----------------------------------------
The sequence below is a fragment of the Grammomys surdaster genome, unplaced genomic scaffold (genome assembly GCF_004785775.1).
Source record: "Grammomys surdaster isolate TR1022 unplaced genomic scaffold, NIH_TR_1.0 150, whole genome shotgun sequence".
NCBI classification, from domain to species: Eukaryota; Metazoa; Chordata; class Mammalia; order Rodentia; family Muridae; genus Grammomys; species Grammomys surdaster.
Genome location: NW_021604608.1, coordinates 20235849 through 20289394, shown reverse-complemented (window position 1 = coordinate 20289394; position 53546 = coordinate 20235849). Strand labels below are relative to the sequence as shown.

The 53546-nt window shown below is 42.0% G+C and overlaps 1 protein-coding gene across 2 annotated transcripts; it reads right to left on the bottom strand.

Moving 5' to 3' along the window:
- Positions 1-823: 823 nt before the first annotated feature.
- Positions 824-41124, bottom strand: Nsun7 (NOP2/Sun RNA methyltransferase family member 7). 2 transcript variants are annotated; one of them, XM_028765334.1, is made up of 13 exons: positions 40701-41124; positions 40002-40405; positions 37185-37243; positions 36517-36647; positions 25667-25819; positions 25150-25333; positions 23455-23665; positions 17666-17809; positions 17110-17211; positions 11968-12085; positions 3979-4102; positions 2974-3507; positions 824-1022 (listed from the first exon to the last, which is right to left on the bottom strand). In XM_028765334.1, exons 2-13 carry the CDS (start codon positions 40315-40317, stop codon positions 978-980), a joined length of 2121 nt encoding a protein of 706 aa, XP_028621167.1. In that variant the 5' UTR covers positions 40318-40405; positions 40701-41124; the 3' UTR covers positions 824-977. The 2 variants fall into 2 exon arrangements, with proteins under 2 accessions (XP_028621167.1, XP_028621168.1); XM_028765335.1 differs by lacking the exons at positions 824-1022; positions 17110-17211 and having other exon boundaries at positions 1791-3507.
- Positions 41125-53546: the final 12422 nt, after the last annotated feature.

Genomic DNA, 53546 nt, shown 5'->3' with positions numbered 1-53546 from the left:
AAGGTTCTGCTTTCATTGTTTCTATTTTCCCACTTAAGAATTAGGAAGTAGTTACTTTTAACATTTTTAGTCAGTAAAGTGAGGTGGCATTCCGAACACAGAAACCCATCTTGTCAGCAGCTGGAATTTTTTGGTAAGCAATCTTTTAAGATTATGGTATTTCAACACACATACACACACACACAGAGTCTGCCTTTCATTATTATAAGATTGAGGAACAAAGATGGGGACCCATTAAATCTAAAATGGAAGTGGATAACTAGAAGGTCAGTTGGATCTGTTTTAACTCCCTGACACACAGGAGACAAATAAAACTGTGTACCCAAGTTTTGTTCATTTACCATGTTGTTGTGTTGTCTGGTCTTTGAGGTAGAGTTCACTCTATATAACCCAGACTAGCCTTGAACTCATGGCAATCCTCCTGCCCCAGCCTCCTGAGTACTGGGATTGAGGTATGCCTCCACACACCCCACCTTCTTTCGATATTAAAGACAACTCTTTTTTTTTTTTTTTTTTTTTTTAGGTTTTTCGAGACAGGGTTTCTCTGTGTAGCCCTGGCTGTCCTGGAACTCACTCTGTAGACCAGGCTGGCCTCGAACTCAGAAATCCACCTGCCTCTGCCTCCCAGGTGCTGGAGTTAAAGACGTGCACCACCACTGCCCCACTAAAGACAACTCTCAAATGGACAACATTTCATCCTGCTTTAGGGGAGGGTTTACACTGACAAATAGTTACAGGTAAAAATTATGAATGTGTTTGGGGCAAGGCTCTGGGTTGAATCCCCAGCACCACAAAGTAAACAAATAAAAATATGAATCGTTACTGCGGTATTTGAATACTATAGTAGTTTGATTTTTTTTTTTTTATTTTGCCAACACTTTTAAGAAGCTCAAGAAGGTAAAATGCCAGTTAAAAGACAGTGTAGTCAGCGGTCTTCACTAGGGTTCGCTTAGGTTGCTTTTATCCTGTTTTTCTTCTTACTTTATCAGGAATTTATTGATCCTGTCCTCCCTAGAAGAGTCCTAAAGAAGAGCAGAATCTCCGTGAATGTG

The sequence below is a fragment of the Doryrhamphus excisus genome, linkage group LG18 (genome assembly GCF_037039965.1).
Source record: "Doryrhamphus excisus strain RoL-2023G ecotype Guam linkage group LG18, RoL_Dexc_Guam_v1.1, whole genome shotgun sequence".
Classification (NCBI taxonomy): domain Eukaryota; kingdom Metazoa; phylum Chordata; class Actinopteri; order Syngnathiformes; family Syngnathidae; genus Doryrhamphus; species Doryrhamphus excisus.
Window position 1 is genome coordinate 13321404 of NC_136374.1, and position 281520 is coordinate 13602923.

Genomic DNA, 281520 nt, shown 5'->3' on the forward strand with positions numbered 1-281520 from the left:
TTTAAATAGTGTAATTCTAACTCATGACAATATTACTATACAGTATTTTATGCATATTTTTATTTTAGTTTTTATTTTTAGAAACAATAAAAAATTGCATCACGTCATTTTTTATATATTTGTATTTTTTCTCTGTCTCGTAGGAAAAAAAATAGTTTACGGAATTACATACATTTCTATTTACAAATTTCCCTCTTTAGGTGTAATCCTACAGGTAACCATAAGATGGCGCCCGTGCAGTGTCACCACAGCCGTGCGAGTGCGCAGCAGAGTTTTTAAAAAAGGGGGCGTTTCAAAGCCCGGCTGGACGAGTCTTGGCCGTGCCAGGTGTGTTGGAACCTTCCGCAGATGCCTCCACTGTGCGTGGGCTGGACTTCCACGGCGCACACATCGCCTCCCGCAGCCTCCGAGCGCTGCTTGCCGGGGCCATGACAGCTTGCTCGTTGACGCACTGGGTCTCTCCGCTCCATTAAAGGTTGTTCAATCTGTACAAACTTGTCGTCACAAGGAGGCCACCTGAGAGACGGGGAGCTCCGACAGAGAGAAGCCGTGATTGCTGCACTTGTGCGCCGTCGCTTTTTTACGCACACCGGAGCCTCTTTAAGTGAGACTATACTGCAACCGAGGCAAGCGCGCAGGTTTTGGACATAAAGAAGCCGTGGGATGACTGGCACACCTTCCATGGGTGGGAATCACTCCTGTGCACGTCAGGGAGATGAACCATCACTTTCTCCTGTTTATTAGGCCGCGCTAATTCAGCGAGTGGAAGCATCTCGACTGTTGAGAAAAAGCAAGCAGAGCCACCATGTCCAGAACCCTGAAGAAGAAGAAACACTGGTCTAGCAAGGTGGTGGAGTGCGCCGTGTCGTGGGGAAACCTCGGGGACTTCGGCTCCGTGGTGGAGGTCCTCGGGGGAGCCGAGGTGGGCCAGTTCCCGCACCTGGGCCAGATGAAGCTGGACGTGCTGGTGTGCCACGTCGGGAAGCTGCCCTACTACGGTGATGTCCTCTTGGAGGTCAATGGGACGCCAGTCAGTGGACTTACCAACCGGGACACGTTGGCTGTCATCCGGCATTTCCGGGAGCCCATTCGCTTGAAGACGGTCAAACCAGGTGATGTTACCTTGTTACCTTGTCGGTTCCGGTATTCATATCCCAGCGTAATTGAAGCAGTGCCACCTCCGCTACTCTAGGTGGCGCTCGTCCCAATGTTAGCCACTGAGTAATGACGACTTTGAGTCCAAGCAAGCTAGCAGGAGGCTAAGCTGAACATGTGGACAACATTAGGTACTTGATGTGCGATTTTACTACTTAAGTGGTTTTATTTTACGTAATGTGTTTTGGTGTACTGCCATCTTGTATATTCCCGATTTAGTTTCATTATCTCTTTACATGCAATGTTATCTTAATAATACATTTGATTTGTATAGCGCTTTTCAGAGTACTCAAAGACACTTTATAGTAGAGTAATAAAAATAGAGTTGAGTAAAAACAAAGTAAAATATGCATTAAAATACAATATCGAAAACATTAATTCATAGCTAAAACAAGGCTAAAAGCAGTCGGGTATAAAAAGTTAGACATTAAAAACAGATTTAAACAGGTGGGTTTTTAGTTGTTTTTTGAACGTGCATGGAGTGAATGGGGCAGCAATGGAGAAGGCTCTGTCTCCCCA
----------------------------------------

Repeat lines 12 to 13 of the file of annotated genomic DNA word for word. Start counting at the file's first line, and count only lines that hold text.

The sequence below is a fragment of the Doryrhamphus excisus genome, linkage group LG18 (genome assembly GCF_037039965.1).
Source record: "Doryrhamphus excisus strain RoL-2023G ecotype Guam linkage group LG18, RoL_Dexc_Guam_v1.1, whole genome shotgun sequence".